On the other hand,is time that the Mr. Sandi realize that it does not help when one catsigates and make noise all of the time just because they feel challeng by what others are traying to accomplish in their own weak ways, has anyone complain about the christian media center and its systems of accountability, what has the PUL done for media dvelopement in Liberia, than just wait all of the time to get aided, I think is hard time that Mr. Sandi begin to take initiative for the union and liberian media, then make bla, bla, bla, all of the time with no facts, proof or any substantial evidences for statements made. In my opinion is better to think, analyze before speaking and those who have glass house should not throw stones.

florence Cooper June 16, 2010 8:28:33 AM ET

The United Nations mission in Ivory Coast reported on December 24 that international peacekeepers had met a heavily-armed group of fighters who spoke English and said they were Liberians. (To read the full story, click here). Another report posted on January 1, 2011 by world international news agency Reuters under the title "Liberian mercenaries hope for work in Ivory Coast" sited that men from a remote valley near Nimba mountain armed with machetes prepare to walk through the forest into neighbouring Ivory Coast -- to fight for anyone willing to pay them. (For more on this story, click here ). After following these reports, do you think these men were Liberians? Should the government of Liberia be held responsible? What concern could Liberians show to set out our image right? What could the government of Liberia do to stop these acts. All of these and more, please tell us what you think.
Note that comments that are inappropriate will be deleted. Please contribute your thoughts in the right manners. more info log on http://www.libwebradio.com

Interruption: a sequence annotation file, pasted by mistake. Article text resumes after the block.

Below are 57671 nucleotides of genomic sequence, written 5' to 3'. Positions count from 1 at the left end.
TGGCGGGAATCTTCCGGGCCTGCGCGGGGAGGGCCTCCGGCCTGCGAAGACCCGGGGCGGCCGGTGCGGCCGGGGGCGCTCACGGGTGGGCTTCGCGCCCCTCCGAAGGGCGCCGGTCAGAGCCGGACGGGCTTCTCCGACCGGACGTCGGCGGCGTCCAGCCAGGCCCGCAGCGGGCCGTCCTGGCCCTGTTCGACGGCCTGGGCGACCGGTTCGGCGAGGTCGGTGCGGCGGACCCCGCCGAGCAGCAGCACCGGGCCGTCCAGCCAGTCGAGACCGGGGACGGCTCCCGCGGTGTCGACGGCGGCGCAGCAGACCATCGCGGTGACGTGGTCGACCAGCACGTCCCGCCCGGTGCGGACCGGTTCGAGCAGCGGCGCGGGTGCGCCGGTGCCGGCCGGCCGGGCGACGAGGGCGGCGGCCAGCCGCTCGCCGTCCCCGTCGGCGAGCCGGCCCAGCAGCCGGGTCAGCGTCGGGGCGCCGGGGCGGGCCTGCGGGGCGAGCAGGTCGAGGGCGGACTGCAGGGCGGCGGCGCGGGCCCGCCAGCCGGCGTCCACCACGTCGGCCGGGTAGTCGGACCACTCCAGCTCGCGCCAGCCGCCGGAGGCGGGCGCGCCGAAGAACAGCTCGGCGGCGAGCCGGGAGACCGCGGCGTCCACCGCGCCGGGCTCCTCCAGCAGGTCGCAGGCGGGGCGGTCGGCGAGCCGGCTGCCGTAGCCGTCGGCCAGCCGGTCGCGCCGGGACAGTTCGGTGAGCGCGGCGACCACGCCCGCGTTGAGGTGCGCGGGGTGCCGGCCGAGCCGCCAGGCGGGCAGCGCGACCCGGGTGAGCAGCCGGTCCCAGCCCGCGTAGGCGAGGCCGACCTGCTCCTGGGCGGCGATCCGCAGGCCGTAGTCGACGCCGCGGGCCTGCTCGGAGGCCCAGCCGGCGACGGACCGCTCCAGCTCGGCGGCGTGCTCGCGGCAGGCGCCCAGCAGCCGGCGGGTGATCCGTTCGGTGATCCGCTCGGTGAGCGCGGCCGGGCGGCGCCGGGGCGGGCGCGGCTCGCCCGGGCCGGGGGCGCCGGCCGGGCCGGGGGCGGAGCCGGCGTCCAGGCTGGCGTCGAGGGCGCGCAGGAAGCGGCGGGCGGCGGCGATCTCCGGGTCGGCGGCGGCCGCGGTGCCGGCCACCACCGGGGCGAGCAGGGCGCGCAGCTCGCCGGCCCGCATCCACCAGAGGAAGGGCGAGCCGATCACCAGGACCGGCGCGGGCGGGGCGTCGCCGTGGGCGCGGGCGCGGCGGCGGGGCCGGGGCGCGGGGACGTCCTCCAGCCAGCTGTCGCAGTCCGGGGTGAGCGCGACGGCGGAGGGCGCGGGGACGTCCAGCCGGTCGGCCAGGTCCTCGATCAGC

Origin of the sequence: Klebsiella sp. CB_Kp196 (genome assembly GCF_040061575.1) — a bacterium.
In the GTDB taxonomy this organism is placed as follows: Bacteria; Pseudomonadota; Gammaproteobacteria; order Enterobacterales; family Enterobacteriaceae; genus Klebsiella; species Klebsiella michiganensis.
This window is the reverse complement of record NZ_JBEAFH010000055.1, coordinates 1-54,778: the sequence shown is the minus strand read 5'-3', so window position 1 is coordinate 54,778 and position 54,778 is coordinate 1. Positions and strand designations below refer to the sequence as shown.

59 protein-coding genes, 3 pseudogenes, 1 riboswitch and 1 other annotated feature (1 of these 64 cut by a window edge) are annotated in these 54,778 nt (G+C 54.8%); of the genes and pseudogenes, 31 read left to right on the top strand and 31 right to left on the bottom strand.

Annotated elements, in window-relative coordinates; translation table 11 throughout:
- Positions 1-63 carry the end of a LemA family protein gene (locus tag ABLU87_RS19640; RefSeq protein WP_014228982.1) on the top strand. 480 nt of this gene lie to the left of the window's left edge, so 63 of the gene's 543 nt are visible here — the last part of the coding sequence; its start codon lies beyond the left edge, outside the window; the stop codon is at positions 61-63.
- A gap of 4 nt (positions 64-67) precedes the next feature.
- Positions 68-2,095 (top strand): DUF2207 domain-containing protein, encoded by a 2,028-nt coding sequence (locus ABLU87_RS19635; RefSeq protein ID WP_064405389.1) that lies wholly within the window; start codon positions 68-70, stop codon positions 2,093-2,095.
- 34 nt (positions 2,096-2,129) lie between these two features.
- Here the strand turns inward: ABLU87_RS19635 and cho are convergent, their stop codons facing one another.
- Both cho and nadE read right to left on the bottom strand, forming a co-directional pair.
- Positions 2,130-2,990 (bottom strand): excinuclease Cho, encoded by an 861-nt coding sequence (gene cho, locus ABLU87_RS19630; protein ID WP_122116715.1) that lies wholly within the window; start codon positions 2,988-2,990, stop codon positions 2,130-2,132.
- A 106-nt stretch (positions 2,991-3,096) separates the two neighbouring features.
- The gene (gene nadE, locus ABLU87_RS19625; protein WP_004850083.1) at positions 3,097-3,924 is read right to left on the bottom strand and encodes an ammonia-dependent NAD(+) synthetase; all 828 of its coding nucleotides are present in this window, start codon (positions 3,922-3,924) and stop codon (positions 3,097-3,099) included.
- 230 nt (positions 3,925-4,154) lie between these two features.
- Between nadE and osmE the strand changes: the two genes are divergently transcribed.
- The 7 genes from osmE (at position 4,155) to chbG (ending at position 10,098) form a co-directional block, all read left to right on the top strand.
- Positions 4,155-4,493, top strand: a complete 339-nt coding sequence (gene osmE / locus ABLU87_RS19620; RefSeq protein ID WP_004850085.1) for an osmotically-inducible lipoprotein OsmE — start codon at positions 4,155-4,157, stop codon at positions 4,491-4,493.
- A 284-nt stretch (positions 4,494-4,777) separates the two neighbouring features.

Mr. Sandi's comments are worthy of notice the fact that he has raised an issue that in my view is meant to cast aspersion on media development organizations who over the years months and days continue to improve the professional capacity of the Liberian media.

It would have also been fair had Mr. Sandi mentioned in his comments the many tremendous gains media develop organizations like the LMC, CEMESP and even the PUL he served as secretary general made over the years in helping to improve the standards of the local media.

while I agree that there are some bad apples in the basket, Mr. Sandi has the typical Liberian metality of being suspicious of individuals who as a result of the proper management of their earnings or meager resources,are improving their living standards. The fact that Mr. Sandi has brought his suspicion public,he is obliged to make available his evidence.

the Problem of the Liberian media over the years has been indequate logistical and financial resources, a situation that continues to make the Liberian media vulnerable to manipulations, mainly durng this time of camapign ahead of national elections this year. for instances, a lot of journalists covering the campaign are relying not on their media instituions, but politicians to pay their transport fares, perdiems and hotel bills to cover the electoral process across the Country. These are the concerns that I think Mr. Sandi should place emphasis on than making blanket allegations against media development organizations.

Low wages,uncomfortable working environments and lack of logistics are the factors affecting the media in Liberia and must be addressed as to the way forward.

I am David Targbe, news editor/acting head of news of Radio Veritas operated by the Catholic Church in Liberia.